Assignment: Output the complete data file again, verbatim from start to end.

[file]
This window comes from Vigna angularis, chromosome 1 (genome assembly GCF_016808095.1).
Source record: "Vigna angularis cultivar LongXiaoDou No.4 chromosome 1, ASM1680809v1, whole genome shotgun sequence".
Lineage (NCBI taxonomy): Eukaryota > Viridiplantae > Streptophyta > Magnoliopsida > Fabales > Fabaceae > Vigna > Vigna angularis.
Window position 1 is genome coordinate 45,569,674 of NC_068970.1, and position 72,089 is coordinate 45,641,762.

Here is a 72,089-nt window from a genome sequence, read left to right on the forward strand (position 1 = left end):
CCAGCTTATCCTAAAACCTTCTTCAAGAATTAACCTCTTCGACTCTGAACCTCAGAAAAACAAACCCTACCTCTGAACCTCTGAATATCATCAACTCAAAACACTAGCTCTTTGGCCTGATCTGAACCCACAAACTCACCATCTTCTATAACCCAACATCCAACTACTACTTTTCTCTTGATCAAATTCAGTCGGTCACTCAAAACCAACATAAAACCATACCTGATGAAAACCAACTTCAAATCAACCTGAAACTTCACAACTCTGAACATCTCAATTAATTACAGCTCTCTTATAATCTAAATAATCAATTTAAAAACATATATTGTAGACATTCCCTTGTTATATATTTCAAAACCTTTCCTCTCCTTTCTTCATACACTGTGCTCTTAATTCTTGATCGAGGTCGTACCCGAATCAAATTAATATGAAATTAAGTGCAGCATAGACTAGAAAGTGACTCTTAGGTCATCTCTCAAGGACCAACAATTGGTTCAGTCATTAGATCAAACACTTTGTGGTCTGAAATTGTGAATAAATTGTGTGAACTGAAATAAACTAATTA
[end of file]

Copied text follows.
This window comes from Vigna angularis, chromosome 1 (genome assembly GCF_016808095.1).
Source record: "Vigna angularis cultivar LongXiaoDou No.4 chromosome 1, ASM1680809v1, whole genome shotgun sequence".
Lineage (NCBI taxonomy): Eukaryota > Viridiplantae > Streptophyta > Magnoliopsida > Fabales > Fabaceae > Vigna > Vigna angularis.
Window position 1 is genome coordinate 45,569,674 of NC_068970.1, and position 72,089 is coordinate 45,641,762.

Here is a 72,089-nt window from a genome sequence, read left to right on the forward strand (position 1 = left end):
CCAGCTTATCCTAAAACCTTCTTCAAGAATTAACCTCTTCGACTCTGAACCTCAGAAAAACAAACCCTACCTCTGAACCTCTGAATATCATCAACTCAAAACACTAGCTCTTTGGCCTGATCTGAACCCACAAACTCACCATCTTCTATAACCCAACATCCAACTACTACTTTTCTCTTGATCAAATTCAGTCGGTCACTCAAAACCAACATAAAACCATACCTGATGAAAACCAACTTCAAATCAACCTGAAACTTCACAACTCTGAACATCTCAATTAATTACAGCTCTCTTATAATCTAAATAATCAATTTAAAAACATATATTGTAGACATTCCCTTGTTATATATTTCAAAACCTTTCCTCTCCTTTCTTCATACACTGTGCTCTTAATTCTTGATCGAGGTCGTACCCGAATCAAATTAATATGAAATTAAGTGCAGCATAGACTAGAAAGTGACTCTTAGGTCATCTCTCAAGGACCAACAATTGGTTCAGTCATTAGATCAAACACTTTGTGGTCTGAAATTGTGAATAAATTGTGTGAACTGAAATAAACTAATTA